Flagellation, also known by its less fancy versions as flogging and whipping, is an ancient form of punishment much practised in the past. It involved stripping a victim (male or female) of their clothes and then tying them to a tree or some other handy object. They would then be whipped by a fat bloke in dirty trousers for a prescribed number of strokes. Sometimes this method of punishment was used for the purposes of execution. When used this way, a victim would be literally flogged to death. However, this could often result in a coronary by the person administering the sentence and was also a slow way of killing someone.
There was also a religious angle to flagellation. Jesus was said to have been flogged before his crucifixion and was often shown in paintings getting this treatment from Roman soldiers. Other saints followed Jesus down this path, often insisting they receive a thorough lashing before undergoing their martyrdom under what ever fiendish methods of killing were in store for them. If they didn't get it, the saints would flog themselves. This whip-yourself-stupid is a form of physical harm, dressed up as an act of piety/desperation. It has featured in Christianity, Shiite Islam. It is still carried on in public and is said to cure men of 'impure thoughts' (read - sex) and make them better people. Those who liked to whip themselves and others included Marquis de Sade, British Prime Minister William Gladstone and that blond priest who does this in Dan Brown's book/film the Da Vinci Code.
Flagellation as Punishment
Flagellation or, to give it the more vernacular term, flogging was a regular method of punishment for everyone from criminals to slaves. There was 'soft whipping' (across the back) or 'hard whipping' where the outcome was usually death. This was a bit like the difference between corporal and capital punishment. The hard whips used contained sharp spikes made of bone or metal to in effect, strip the victim's skin off their body.
Flagellation wasn't always restricted for the 'lower orders'. King Henry II of England had to agree to be whipped at Canterbury Cathedral as part of his penance in 'inspiring' the murder of Archbishop Thomas Beckett. Henry was unable to wriggle out of this as the Papacy insisted and as a church organisation, the catholic clergy was exempt from punishment by the secular authorities.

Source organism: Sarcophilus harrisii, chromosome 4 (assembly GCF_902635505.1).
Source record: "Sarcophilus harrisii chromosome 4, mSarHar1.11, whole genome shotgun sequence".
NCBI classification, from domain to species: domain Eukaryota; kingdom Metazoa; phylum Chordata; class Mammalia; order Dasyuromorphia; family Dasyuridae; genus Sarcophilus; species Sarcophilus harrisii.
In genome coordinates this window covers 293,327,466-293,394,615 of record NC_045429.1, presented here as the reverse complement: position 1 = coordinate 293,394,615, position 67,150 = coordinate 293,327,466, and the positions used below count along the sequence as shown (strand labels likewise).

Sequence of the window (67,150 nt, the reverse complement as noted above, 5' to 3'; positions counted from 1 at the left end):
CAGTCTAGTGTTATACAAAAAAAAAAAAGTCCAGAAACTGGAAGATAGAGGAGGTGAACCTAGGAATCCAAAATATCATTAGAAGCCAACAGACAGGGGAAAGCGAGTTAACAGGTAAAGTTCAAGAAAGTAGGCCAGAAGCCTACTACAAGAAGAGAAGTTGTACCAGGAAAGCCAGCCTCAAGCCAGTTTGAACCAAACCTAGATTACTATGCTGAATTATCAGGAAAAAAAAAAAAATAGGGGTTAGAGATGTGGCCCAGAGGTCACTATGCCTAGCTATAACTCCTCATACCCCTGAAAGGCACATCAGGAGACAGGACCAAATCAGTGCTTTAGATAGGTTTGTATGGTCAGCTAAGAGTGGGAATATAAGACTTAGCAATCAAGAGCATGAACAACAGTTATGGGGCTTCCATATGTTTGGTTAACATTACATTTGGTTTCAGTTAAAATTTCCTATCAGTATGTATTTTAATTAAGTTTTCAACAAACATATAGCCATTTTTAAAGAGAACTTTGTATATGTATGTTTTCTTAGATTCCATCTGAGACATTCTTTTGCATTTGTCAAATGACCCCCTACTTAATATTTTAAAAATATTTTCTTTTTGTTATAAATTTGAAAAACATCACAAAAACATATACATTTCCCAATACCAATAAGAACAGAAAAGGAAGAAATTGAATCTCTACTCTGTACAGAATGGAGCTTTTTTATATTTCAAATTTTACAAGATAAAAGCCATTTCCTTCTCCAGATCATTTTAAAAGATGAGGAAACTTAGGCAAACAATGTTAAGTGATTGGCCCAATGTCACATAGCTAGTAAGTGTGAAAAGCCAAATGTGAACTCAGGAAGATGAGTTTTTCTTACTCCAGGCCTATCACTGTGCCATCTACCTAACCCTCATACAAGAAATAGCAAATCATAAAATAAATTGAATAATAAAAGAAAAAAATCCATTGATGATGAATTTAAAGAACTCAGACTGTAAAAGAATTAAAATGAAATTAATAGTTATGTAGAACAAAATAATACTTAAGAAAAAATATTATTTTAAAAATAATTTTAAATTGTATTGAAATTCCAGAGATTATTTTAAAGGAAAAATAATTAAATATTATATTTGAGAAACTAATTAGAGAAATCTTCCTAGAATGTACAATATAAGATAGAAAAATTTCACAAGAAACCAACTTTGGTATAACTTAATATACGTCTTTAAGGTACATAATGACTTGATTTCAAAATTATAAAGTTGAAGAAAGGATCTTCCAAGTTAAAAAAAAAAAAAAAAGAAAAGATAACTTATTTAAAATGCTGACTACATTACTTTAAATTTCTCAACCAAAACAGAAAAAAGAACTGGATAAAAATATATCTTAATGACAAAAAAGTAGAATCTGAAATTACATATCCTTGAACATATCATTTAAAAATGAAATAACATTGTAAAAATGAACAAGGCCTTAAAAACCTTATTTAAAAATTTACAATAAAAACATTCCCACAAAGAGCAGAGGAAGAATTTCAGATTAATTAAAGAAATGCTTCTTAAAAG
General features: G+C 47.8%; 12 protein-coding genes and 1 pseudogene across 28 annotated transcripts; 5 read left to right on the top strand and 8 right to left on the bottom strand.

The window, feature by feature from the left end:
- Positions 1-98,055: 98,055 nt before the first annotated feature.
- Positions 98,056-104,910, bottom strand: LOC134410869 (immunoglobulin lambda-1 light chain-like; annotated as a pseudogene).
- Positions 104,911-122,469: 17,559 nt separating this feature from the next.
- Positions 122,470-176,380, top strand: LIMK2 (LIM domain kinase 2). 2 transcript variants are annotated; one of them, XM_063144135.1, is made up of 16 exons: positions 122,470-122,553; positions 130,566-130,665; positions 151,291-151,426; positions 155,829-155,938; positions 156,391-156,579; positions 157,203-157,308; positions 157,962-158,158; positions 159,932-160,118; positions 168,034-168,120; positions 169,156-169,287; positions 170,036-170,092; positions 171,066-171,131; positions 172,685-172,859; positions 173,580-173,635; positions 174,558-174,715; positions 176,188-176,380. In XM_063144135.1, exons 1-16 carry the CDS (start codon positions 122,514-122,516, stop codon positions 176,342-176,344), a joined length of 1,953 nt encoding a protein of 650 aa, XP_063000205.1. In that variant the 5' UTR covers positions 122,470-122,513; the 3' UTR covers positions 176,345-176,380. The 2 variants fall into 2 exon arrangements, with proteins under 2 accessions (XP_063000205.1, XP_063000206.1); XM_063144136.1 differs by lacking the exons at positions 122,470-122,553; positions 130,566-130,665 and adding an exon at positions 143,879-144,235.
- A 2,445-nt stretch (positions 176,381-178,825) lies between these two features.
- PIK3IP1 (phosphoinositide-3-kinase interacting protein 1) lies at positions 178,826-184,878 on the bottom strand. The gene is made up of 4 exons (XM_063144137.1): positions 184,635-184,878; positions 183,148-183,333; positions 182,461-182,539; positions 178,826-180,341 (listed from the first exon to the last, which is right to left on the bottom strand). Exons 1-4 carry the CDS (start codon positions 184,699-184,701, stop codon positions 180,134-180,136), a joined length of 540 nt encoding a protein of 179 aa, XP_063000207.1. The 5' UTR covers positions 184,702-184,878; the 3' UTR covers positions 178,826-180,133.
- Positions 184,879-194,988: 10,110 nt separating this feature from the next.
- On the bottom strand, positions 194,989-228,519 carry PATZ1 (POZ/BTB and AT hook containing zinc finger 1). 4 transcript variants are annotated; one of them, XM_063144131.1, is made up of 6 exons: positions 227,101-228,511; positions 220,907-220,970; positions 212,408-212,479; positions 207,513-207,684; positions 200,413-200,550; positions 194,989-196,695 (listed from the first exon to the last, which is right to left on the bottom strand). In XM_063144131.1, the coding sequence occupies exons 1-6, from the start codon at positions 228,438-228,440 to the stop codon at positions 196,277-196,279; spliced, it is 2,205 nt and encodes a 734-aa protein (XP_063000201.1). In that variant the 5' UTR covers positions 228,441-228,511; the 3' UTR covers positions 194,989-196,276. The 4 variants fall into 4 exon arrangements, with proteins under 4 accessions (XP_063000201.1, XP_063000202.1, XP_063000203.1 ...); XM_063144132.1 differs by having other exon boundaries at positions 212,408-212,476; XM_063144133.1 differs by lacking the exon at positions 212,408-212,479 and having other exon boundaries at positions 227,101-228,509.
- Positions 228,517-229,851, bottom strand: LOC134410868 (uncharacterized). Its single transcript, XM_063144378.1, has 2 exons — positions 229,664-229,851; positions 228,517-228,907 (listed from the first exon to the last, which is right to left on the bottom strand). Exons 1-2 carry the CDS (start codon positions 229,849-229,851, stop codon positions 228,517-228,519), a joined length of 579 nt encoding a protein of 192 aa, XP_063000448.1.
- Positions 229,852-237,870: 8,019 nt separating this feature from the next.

Self Flagellation against Masturbation
The expression 'to self flagellate' is normally said of people who self-blame themselves to excess. Like self-chastisement. Whipping yourself, or if no whips were handy, wearing itchy underwear were to mortify the flesh in punishment for lustful thoughts. And if that went beyond thoughts and saw hands yanking or clawing at their genitalia, then extra flogging was recommended. If you really wanted to lay of the pain, rubbing salt into a whipped back or the groin area (for both sexes) was regarded as the ultimate.
Notorious self-flagellators included St. Jerome who translated the Bible into faulty Latin, his friend St. Augustine and a large number of popes. For the extreme Catholic traditionalists of the Opus Dei, self-strapping was required as proof of piety.
This love of making your body a bloody pulp was practised by the Protestant preacher Martin Luther. His great rival John Calvin disapproved administering torture on yourself but liked administering to others. Which brings into the story of flagellation, the great whipper himself: Marquis de Sade.
Flagellation for Fun
It was the good French noble who first alerted everyone that flagellation could be good fun for those who dished it out and those who took it. Sade was able to do both. His recommendations on what to do in his great book whilst imprisoned inside the Bastille. This 18th century classic is titled in English, 'My Ideas of a Whip Round and Thoughts on Higher Education' (French title: Mes idées de coups de fouet et réflexions sur l'enseignement supérieur) was smuggled out on silk loo paper (being an aristocrat had some access to luxuries). It became highly influential, especially in the British 'Public Schools' system. Many an English lord had his bottom thoroughly flogged which resulted in the distinctive 'red flush' seen in so many contemporary paintings of them at the time.
Today flagellation is very big business. There are even songs by Madonna celebrating her own chastisement in the hands of Warren Beatty for the song Hanky Panky. However, her praise for self abuse was topped by Devo's song Whip It. Many did.